“There is awareness now. The youths, in the past, have discovered that in one way or the other, they have compromised on the part of supporting people into elective positions. This time around, most of the youths, who have not been voting, feel they need to cast their votes for the person they know will move the country forward.”

Corroborating, Osagie Orobator, a Benin resident, said the recent upsurge of people showing interest in obtaining the PVC simply means there is a renewed confidence among Nigerians that their votes will count this time around.

He said: “What you are seeing is a reawakening. Nigerians just realised that they can effect the change that is needed in this country and that is why you are seeing the crowd. With this, INEC might be forced to extend the deadline because there are still some states that have eligible voters and were not thinking of registering.

“Before now, many people think their votes will not count, but presently, with what INEC is doing and the interest people are showing, I think, this time around, they will realise their votes will count.”

Although there have been calls for INEC to extend the registration deadline following the marked increase in the number of persons who want to register but the electoral body is yet to bow to pressure. Instead, more INEC Voter Enrollment Devices were deployed to areas of largest potential registrants.

According to John Otabor, an eligible voter, if the electoral body can extend the deadline for presidential primaries, then nothing should stop it from providing more days for voter registration.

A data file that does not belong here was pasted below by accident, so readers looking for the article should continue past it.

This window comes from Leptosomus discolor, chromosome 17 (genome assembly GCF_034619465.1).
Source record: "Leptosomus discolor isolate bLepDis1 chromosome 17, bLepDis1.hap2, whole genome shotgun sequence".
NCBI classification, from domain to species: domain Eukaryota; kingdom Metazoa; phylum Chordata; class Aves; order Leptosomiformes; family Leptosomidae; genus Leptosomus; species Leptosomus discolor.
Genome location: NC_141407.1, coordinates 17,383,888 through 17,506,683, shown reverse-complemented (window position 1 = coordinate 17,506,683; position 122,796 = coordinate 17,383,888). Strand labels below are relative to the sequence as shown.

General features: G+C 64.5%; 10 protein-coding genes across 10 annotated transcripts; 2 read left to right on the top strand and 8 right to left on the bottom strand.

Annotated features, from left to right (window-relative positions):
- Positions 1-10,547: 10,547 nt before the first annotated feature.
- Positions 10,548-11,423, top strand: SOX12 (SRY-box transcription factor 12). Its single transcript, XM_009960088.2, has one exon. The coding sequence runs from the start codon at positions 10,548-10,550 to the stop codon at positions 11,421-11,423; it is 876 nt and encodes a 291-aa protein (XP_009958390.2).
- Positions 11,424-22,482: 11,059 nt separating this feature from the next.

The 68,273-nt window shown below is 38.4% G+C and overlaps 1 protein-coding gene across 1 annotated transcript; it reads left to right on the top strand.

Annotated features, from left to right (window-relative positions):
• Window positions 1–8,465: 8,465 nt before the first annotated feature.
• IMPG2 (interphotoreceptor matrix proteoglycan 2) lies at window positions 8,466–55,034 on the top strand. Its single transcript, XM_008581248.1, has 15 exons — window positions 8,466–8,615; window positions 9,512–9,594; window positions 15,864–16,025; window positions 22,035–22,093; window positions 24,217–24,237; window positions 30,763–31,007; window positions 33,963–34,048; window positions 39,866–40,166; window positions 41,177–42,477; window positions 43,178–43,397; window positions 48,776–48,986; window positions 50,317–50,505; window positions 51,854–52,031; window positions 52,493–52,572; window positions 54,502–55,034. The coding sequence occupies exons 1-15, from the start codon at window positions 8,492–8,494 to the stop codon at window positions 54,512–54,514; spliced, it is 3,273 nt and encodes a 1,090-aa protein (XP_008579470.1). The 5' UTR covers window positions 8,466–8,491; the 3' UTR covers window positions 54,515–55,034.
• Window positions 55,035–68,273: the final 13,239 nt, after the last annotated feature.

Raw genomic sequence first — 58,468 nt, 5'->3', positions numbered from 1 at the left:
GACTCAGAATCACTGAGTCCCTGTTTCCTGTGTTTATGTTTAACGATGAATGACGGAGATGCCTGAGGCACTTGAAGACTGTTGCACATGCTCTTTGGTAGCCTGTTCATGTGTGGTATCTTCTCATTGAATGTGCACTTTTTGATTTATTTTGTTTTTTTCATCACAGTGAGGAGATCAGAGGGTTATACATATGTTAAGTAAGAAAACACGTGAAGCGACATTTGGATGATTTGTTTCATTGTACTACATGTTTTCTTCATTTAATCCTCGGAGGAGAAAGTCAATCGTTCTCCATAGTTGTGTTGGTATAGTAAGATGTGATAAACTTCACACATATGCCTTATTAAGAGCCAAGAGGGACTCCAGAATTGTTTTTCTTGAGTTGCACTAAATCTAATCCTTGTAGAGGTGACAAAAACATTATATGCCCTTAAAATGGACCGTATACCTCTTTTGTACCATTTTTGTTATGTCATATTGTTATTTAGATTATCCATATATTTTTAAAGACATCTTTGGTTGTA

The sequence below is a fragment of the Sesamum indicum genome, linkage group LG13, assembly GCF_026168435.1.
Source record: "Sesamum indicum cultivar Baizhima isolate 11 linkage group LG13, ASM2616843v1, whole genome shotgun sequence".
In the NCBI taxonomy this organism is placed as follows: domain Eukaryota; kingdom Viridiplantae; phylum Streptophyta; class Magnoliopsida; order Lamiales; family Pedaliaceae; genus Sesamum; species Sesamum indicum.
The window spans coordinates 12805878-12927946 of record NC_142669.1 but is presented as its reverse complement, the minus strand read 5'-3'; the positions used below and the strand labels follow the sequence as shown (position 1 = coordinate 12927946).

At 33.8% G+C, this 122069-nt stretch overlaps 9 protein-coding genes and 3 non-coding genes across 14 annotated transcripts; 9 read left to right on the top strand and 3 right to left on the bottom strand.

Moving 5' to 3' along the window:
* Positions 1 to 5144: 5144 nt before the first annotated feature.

However, Mahmood Yakubu, chairman of INEC, while recently speaking at an event, hinted of a possible extension of the June 30 Continuous Voters Registration deadline.

“With every registration, there has always been that clamour for extension towards the end. The commission will always listen to what Nigerians want and facilitate it to make sure that as many Nigerians as possible register and collect their PVCs to be able to vote. So, we are watching the trend. Be rest assured, we will be positive when the time comes,” Yakubu said.

Determined to increase the number of registered voters and improve the participation of citizens in the forthcoming election, a coalition of youths and student bodies in Edo State said it would mobilise 10,000 residents in the state to register for their PVCs and collect them.

“We have understood that over time, youths are making all sorts of statements that the PVCs and their votes are not needed and do not count and we are here today to tell the youths that their votes count and that Nigerians should come out en mass come 2023 elections,” Osawe Uwagboe, speaker of Edo State Youth Parliament, said at a rally in Benin City.